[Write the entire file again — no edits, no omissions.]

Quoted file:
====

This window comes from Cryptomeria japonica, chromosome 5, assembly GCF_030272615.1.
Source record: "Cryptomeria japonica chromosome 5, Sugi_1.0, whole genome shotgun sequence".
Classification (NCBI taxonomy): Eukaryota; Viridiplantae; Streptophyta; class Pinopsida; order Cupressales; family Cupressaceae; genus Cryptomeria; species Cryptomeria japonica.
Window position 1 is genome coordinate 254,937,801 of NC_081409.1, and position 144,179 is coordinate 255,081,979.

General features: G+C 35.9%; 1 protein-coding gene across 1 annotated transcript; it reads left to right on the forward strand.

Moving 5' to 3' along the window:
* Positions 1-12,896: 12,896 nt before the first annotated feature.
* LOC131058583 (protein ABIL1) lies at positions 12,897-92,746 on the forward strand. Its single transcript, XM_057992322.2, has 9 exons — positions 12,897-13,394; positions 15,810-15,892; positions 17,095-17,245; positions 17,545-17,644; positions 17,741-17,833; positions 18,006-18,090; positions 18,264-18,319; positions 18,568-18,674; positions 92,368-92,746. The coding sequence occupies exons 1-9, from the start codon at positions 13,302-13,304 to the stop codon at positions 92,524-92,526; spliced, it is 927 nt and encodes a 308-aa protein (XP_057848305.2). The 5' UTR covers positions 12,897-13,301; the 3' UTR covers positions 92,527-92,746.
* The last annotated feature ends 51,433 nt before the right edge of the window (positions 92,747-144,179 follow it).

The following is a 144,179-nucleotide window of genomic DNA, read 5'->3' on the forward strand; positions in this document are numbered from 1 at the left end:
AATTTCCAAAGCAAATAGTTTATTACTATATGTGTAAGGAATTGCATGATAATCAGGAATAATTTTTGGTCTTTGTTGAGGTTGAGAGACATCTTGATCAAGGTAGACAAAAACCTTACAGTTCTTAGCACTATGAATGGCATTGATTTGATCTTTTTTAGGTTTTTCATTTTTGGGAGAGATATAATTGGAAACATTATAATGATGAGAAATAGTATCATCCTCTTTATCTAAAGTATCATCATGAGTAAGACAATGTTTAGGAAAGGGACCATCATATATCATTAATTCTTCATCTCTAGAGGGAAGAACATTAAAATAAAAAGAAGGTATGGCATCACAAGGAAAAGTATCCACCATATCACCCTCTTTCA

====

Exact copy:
This window comes from Cryptomeria japonica, chromosome 5, assembly GCF_030272615.1.
Source record: "Cryptomeria japonica chromosome 5, Sugi_1.0, whole genome shotgun sequence".
Classification (NCBI taxonomy): Eukaryota; Viridiplantae; Streptophyta; class Pinopsida; order Cupressales; family Cupressaceae; genus Cryptomeria; species Cryptomeria japonica.
Window position 1 is genome coordinate 254,937,801 of NC_081409.1, and position 144,179 is coordinate 255,081,979.

General features: G+C 35.9%; 1 protein-coding gene across 1 annotated transcript; it reads left to right on the forward strand.

Moving 5' to 3' along the window:
* Positions 1-12,896: 12,896 nt before the first annotated feature.
* LOC131058583 (protein ABIL1) lies at positions 12,897-92,746 on the forward strand. Its single transcript, XM_057992322.2, has 9 exons — positions 12,897-13,394; positions 15,810-15,892; positions 17,095-17,245; positions 17,545-17,644; positions 17,741-17,833; positions 18,006-18,090; positions 18,264-18,319; positions 18,568-18,674; positions 92,368-92,746. The coding sequence occupies exons 1-9, from the start codon at positions 13,302-13,304 to the stop codon at positions 92,524-92,526; spliced, it is 927 nt and encodes a 308-aa protein (XP_057848305.2). The 5' UTR covers positions 12,897-13,301; the 3' UTR covers positions 92,527-92,746.
* The last annotated feature ends 51,433 nt before the right edge of the window (positions 92,747-144,179 follow it).

The following is a 144,179-nucleotide window of genomic DNA, read 5'->3' on the forward strand; positions in this document are numbered from 1 at the left end:
AATTTCCAAAGCAAATAGTTTATTACTATATGTGTAAGGAATTGCATGATAATCAGGAATAATTTTTGGTCTTTGTTGAGGTTGAGAGACATCTTGATCAAGGTAGACAAAAACCTTACAGTTCTTAGCACTATGAATGGCATTGATTTGATCTTTTTTAGGTTTTTCATTTTTGGGAGAGATATAATTGGAAACATTATAATGATGAGAAATAGTATCATCCTCTTTATCTAAAGTATCATCATGAGTAAGACAATGTTTAGGAAAGGGACCATCATATATCATTAATTCTTCATCTCTAGAGGGAAGAACATTAAAATAAAAAGAAGGTATGGCATCACAAGGAAAAGTATCCACCATATCACCCTCTTTCA